Police Forces should be need based and not as a general rule. 

            The parties dealt with the issue of
electoral rolls, and about the need for sustained efforts at the field level to
remove the errors in the rolls and in the maximization of Electoral Photo
Identity Cards. They agreed with the Commission on the need for effective steps
for ensuring compliance with the Model Code of Conduct and level playing field
for all parties and candidates. The parties almost unanimously pleaded for
taking effective measures to combat surrogate advertisements and attempts to
misuse the print media to plant customized reports projecting particular
candidates/parties.  Several parties
demanded ban on publishing the results of opinion polls and exit polls till the
completion of poll in all phases. Some parties requested for relaxation in the
matter of use of posters and banners, wall writing for election campaign and
some called for a total ban on hoardings and large sized banners and
flags.  While acknowledging the
initiatives taken to streamline the postal ballot procedure for persons on
election duty, some parties emphasized the need for further close monitoring of
this procedure. There were also demand for counting of votes in such a manner
that the booth-wise voting pattern is not known in order to prevent chances of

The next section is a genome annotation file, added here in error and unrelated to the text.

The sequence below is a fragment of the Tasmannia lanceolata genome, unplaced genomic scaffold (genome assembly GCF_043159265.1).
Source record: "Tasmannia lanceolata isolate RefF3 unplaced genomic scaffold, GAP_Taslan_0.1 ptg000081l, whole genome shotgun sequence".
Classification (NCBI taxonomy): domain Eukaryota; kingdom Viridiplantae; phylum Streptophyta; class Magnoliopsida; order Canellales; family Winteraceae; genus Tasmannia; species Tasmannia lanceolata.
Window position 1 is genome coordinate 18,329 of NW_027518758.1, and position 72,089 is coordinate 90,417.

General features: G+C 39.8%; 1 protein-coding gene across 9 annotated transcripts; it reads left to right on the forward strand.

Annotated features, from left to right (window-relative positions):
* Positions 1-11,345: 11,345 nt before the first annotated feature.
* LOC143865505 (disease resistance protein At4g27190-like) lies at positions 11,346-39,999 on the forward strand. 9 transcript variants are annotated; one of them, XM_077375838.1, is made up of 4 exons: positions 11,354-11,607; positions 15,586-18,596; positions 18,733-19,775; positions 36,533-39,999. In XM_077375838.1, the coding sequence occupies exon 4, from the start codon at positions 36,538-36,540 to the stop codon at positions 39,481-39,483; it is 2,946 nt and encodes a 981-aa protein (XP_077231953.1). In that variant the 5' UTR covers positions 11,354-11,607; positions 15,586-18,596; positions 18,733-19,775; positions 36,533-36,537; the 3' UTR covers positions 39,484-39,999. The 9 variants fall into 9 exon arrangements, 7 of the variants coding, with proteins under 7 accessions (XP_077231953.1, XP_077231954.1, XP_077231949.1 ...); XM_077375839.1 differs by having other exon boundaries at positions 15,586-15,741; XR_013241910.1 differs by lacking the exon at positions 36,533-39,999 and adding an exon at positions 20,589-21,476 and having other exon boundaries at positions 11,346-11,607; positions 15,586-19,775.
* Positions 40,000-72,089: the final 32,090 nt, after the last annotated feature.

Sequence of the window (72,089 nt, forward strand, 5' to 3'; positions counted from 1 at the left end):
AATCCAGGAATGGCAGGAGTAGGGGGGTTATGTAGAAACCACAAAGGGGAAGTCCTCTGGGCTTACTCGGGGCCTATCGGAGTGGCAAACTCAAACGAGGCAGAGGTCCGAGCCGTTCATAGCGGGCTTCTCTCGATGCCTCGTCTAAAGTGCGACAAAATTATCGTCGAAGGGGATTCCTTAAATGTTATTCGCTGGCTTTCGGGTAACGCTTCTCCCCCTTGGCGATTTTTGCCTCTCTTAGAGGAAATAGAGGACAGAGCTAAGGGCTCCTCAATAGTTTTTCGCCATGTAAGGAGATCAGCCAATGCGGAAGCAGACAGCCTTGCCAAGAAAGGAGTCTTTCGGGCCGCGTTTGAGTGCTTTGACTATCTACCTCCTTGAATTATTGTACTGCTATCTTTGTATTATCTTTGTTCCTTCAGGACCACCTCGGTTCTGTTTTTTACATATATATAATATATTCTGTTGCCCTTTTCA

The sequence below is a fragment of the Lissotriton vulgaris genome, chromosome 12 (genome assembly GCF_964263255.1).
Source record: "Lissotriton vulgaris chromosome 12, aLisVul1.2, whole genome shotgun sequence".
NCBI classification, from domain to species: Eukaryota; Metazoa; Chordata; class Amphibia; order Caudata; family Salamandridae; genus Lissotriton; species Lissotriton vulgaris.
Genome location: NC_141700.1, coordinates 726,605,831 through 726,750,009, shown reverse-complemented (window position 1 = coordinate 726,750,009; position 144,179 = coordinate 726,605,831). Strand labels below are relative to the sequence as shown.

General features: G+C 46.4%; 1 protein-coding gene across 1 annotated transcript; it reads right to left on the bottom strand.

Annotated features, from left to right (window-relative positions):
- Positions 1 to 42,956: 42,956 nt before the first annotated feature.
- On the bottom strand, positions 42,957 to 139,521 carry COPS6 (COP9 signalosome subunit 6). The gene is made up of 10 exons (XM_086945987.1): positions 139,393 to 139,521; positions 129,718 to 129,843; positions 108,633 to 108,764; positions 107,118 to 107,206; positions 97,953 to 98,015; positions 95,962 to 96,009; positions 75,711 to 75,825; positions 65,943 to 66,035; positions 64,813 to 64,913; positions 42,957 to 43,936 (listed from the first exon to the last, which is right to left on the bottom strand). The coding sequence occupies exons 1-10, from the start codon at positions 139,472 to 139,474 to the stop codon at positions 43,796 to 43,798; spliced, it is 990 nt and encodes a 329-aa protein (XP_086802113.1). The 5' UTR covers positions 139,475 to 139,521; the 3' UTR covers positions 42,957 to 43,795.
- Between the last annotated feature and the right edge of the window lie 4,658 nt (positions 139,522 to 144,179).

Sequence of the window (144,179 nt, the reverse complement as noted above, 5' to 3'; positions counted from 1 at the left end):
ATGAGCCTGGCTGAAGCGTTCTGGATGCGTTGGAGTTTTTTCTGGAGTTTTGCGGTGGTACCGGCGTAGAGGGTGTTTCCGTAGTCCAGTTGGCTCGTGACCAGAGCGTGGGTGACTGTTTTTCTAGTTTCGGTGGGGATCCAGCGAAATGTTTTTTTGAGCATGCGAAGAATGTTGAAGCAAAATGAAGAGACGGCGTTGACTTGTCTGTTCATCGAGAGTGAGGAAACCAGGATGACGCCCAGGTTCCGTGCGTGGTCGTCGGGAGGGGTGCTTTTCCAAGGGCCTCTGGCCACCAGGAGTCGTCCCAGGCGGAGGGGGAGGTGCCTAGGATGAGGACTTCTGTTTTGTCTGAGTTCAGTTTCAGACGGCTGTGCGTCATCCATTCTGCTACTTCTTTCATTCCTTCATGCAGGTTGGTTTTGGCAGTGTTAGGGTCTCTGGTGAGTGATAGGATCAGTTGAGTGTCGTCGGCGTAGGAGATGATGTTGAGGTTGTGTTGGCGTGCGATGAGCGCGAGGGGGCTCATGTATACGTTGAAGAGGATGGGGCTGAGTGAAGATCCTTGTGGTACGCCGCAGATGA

post election victimization and intimidation of electors. 

            All the parties assured the Commission
of their whole-hearted support in the conduct of smooth, free and fair elections.





Sl. No.

 Name of the Party


Bahujan Samaj Party


Bharatiya Janata Party


Party of


Party of
India (Marxist)


National Congress


Congress Party


Rashtriya Janata Dal


S. No.

Name of

All India Anna Dravida
Munnetra Kazhagam

All India Forward Bloc

All India Trinamool

Assam United Democratic Front

Asom Gana Parishad


Biju Janata Dal


Dravida Munnetra Kazhagam


Lok Dal


& Kashmir National Conference


& Kashmir National Panthers Party


Janata Dal (Secular)


Janata Dal (United)


Marumalarchi Dravida Munnetra


Mizo National Front


Nagaland Peoples Front


People’s Party


Pattali Makkal Katchi


Pudhucherry Munnetra Congress


Socialist Party


Samajwadi Party


Save Goa Front


Shiromani Akali Dal


Shiv Sena


Sikkim Democratic Front


Telangana Rashtra Samithi



Telugu Desam

Crucial votes


Parliamentary election, April/May

More than 230 parties, including six main national ones, will be
seeking the votes of India’s 650-million-plus voters this spring. The
result will not be a coalition government.

At the last election in 2004 these two parties took just over
half the seats in parliament. The Bahujan Samaj Party of the Aboriginal Inhabitants of Jambudvipa, that is, the Great Prabuddha Bharath (SC/STs forced by Central Asian Invaders as Untouchables, since they did not accept the system of 1st, 2nd, 3rd, 4th rate and no souls concept but all are equal according to the Buddha who did not believe in souls), scored a remarkable election victory in Uttar
Pradesh in 2007, and its feisty leader Mayawati, a former teacher,